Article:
Behavox uses big data to monitor rogue traders

By:
Peter Lee
Published on:

Fintech start up aims to spot market rigging, using clues in how traders talk, not what they say

After all the market rigging scandals in which traders from different banks have colluded to fix Li and every other conceivable bor, the forex Fix, gold and who yet knows what other benchmarks, traders can be under no doubt that their employers are now keeping a very close watch on them. Every individual with which they communicate by phone or email has to be identified and approved; banks are increasingly preventing traders from bringing personal mobile devices into work to take conversations offline and banning them from chat rooms, while traders know that every conversation is recorded and monitored for red flag words that might indicate wrong doing. Ask your pal at another bank to help you fix that new TV at home and those people suddenly appearing at your desk will be compliance suggesting you come with them for a chat.

Behavox, a year-old fintech company, founded and led by Erkin Adylov, a former Goldman Sachs analyst and GLG fund manager, and now a part of the Level39 accelerator in Canary Wharf and a member of Innovate Finance, aims to take this surveillance to a new level with sophisticated behavioural analysis. There’s a limit to what compliance officers can detect just from reviewing what traders say to each other – they often speak in code anyway. As important can be how traders talk to each other and also new departures in the way they talk.

Erkin Adylov
We’re looking for changes in behaviour and anomalies in how people communicate

Erkin Adylov

"We’re looking for changes in behaviour and anomalies in how people communicate," Adylov tells Euromoney. "So for example, an important thing to notice may be how often a trader laughs on the phone. Our system establishes a true picture of the relationship between a trader and his or her counterparts. So, if a trader laughs more often in conversation with a person, uses more slang in emails to them or swears more, that is a good indication of how close they are. As well as being a designated counterparty, that person – maybe working at another firm – is clearly the trader’s mate. The trader may also be good mates with his risk manager. Does that represent a conflict of interest to bear in mind?" The difficulty for any trading-desk manager is that each trader may have 400 to 500 approved contacts. If he’s running a desk with 20 traders, that’s communications with 10,000 contacts the manager has to keep an eye on. "You need a compliance system to do that," Adylov says.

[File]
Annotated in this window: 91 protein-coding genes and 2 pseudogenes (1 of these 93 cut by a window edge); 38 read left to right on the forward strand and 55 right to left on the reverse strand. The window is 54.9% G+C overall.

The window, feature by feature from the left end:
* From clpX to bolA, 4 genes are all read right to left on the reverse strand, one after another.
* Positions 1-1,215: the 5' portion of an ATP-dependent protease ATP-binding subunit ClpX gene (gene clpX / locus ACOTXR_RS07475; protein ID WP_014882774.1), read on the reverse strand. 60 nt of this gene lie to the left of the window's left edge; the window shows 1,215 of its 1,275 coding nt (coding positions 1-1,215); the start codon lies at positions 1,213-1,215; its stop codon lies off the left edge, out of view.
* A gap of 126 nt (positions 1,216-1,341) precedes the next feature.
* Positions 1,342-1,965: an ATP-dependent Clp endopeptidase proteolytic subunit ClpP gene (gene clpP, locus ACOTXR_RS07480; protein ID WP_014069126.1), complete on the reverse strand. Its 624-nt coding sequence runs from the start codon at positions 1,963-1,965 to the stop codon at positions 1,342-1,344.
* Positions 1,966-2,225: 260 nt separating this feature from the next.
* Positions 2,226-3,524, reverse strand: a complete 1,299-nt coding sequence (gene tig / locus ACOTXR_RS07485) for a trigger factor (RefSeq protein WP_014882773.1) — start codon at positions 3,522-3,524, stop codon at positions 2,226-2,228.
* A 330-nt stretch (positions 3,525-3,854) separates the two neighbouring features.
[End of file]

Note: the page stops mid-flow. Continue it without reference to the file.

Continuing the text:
Behavox doesn’t just analyse undisclosed friendships. Its systems also quickly identify who are the most important contacts for a trader as revealed, for example, in how prepared a trader is to take calls even at the very busiest times of day and whose emails a trader never leaves unanswered for long, even if communications are relatively infrequent.

It uses 50 different metrics to gauge closeness and 50 to gauge importance of contacts for voice and the same again for email and chat. The key is to monitor deviations from the average way in which a trader communicates with all counterparties and changes to the way a trader communicates with particular counterparts.

"Why is this trader suddenly whispering to this individual that is not even on his approved contact list? Oh, the trader is married and this is his new mistress. That doesn’t matter," Adylov says. "But why is he no longer speaking to this contact that used to be so important to him? Human relationships don’t usually change nature very quickly. Or why has that mate whom he used to communicate with only infrequently suddenly become the most important contact whose messages get returned instantly? Are they friends who are suddenly passing inside information? Is there a new pattern to the trader’s use of his security pass? Is he going outside the building to take calls from this person on his own mobile?" It can be revealing to monitor changes in communication and then overlay that with analysis of trades put on before and after talking to a certain contact, especially if those trades show a pattern of getting in or out of a security before it falls or rises.

Like many good ideas Behavox came together by accident. The founders had done four and a half years of research and development into big data analysis of human conversations they thought was pretty interesting with no clear sense of its commercial value until Adylov saw the potential application to trader surveillance.

For the system to work, Behavox has to be able to apply its analysis across phone networks, office email, Gmail accounts accessed from work, Bloomberg chat and then overlay that with individual trading records. It has approached three banks to take the system, and all three have signed up for pilot studies, typically back-testing huge data dumps of internal records requested by regulators on previous market-rigging investigations. So far, Adylov claims, it works through the data much faster than banks own systems, reveals more suspicious episodes worthy of investigation but also fewer false positives.